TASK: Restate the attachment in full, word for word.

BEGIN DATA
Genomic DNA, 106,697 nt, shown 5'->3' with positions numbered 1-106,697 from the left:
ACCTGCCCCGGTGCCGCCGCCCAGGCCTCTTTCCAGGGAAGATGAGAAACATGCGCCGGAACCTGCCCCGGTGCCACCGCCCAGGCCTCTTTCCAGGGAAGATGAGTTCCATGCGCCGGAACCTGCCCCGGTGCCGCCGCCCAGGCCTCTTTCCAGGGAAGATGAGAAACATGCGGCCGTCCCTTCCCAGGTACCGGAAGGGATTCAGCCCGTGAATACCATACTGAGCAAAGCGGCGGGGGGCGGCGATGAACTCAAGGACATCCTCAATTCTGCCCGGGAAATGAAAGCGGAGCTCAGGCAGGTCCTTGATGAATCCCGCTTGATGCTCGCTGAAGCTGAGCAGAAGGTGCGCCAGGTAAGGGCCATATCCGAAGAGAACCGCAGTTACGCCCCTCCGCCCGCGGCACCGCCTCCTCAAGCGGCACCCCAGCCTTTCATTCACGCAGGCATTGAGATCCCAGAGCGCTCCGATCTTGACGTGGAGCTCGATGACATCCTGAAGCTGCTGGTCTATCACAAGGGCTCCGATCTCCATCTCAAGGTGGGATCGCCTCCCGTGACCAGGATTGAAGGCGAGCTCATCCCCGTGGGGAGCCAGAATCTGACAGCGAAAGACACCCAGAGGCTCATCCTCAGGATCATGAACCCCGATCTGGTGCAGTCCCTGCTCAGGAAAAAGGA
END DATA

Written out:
Genomic DNA, 106,697 nt, shown 5'->3' with positions numbered 1-106,697 from the left:
ACCTGCCCCGGTGCCGCCGCCCAGGCCTCTTTCCAGGGAAGATGAGAAACATGCGCCGGAACCTGCCCCGGTGCCACCGCCCAGGCCTCTTTCCAGGGAAGATGAGTTCCATGCGCCGGAACCTGCCCCGGTGCCGCCGCCCAGGCCTCTTTCCAGGGAAGATGAGAAACATGCGGCCGTCCCTTCCCAGGTACCGGAAGGGATTCAGCCCGTGAATACCATACTGAGCAAAGCGGCGGGGGGCGGCGATGAACTCAAGGACATCCTCAATTCTGCCCGGGAAATGAAAGCGGAGCTCAGGCAGGTCCTTGATGAATCCCGCTTGATGCTCGCTGAAGCTGAGCAGAAGGTGCGCCAGGTAAGGGCCATATCCGAAGAGAACCGCAGTTACGCCCCTCCGCCCGCGGCACCGCCTCCTCAAGCGGCACCCCAGCCTTTCATTCACGCAGGCATTGAGATCCCAGAGCGCTCCGATCTTGACGTGGAGCTCGATGACATCCTGAAGCTGCTGGTCTATCACAAGGGCTCCGATCTCCATCTCAAGGTGGGATCGCCTCCCGTGACCAGGATTGAAGGCGAGCTCATCCCCGTGGGGAGCCAGAATCTGACAGCGAAAGACACCCAGAGGCTCATCCTCAGGATCATGAACCCCGATCTGGTGCAGTCCCTGCTCAGGAAAAAGGA